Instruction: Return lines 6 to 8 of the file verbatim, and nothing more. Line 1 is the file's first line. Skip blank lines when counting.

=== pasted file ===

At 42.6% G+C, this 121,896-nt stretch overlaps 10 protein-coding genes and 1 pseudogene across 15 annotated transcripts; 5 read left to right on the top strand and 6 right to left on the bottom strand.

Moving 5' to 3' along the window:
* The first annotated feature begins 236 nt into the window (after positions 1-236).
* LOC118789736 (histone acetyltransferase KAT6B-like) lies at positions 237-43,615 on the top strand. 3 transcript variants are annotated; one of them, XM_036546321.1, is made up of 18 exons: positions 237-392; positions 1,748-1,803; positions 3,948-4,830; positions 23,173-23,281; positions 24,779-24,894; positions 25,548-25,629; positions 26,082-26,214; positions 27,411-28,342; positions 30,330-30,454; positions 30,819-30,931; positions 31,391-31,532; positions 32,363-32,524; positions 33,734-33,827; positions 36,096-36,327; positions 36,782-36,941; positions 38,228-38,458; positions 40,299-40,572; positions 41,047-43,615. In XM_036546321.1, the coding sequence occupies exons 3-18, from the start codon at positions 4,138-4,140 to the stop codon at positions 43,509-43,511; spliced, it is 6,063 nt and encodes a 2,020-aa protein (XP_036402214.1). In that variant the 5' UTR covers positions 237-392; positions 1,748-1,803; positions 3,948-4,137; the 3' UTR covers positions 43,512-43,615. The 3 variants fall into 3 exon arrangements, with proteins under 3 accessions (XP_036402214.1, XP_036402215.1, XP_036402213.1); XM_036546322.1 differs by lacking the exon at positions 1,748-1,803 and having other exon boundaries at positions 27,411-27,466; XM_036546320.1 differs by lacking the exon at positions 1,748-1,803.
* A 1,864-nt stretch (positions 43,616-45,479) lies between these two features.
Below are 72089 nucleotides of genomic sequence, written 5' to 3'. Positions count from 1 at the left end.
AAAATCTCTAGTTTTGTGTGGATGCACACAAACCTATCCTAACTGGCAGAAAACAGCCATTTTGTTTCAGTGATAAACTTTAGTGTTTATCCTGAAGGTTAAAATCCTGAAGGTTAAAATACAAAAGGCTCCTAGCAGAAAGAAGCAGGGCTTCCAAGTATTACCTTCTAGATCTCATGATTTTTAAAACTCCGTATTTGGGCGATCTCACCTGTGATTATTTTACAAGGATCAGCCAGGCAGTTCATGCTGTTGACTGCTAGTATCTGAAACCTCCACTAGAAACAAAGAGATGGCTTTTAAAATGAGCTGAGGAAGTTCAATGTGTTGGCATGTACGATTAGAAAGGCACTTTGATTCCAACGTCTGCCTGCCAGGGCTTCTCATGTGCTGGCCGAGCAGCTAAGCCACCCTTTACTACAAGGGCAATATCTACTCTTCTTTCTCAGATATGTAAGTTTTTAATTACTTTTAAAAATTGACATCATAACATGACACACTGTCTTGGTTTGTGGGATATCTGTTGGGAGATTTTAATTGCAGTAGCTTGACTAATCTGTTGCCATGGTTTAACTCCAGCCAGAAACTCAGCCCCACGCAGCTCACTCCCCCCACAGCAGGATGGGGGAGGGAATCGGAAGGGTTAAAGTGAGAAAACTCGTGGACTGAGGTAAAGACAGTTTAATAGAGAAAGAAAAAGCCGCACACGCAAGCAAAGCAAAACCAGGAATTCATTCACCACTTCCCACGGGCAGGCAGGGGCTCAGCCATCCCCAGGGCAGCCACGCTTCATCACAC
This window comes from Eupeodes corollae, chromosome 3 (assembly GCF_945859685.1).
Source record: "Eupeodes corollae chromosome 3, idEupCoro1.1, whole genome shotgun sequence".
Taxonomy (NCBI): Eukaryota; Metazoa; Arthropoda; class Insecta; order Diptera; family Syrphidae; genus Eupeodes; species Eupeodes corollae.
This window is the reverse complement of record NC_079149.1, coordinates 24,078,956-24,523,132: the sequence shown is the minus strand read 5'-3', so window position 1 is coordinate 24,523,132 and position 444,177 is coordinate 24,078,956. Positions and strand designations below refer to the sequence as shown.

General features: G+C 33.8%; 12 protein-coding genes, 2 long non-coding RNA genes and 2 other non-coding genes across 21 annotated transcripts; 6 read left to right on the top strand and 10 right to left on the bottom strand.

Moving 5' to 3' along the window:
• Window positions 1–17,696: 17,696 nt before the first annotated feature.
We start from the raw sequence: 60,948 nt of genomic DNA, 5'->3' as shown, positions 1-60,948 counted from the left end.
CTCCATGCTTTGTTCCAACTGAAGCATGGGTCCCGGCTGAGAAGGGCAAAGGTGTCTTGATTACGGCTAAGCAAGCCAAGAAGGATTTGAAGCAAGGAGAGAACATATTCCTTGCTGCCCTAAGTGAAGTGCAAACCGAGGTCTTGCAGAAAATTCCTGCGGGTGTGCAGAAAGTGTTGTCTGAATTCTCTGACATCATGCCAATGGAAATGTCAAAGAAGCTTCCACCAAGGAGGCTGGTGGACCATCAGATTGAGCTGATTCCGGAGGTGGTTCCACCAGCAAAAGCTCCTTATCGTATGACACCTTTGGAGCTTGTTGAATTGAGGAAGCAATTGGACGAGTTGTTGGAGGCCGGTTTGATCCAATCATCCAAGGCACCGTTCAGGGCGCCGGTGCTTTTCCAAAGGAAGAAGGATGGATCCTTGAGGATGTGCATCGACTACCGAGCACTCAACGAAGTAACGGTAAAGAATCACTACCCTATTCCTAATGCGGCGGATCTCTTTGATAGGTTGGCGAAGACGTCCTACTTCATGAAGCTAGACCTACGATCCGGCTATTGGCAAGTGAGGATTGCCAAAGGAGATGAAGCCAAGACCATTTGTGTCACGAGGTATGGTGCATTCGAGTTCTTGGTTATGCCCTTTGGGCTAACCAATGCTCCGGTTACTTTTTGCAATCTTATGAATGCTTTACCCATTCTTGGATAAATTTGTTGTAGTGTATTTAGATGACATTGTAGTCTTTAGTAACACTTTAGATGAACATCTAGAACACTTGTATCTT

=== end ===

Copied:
Below are 72089 nucleotides of genomic sequence, written 5' to 3'. Positions count from 1 at the left end.
AAAATCTCTAGTTTTGTGTGGATGCACACAAACCTATCCTAACTGGCAGAAAACAGCCATTTTGTTTCAGTGATAAACTTTAGTGTTTATCCTGAAGGTTAAAATCCTGAAGGTTAAAATACAAAAGGCTCCTAGCAGAAAGAAGCAGGGCTTCCAAGTATTACCTTCTAGATCTCATGATTTTTAAAACTCCGTATTTGGGCGATCTCACCTGTGATTATTTTACAAGGATCAGCCAGGCAGTTCATGCTGTTGACTGCTAGTATCTGAAACCTCCACTAGAAACAAAGAGATGGCTTTTAAAATGAGCTGAGGAAGTTCAATGTGTTGGCATGTACGATTAGAAAGGCACTTTGATTCCAACGTCTGCCTGCCAGGGCTTCTCATGTGCTGGCCGAGCAGCTAAGCCACCCTTTACTACAAGGGCAATATCTACTCTTCTTTCTCAGATATGTAAGTTTTTAATTACTTTTAAAAATTGACATCATAACATGACACACTGTCTTGGTTTGTGGGATATCTGTTGGGAGATTTTAATTGCAGTAGCTTGACTAATCTGTTGCCATGGTTTAACTCCAGCCAGAAACTCAGCCCCACGCAGCTCACTCCCCCCACAGCAGGATGGGGGAGGGAATCGGAAGGGTTAAAGTGAGAAAACTCGTGGACTGAGGTAAAGACAGTTTAATAGAGAAAGAAAAAGCCGCACACGCAAGCAAAGCAAAACCAGGAATTCATTCACCACTTCCCACGGGCAGGCAGGGGCTCAGCCATCCCCAGGGCAGCCACGCTTCATCACAC
This window comes from Eupeodes corollae, chromosome 3 (assembly GCF_945859685.1).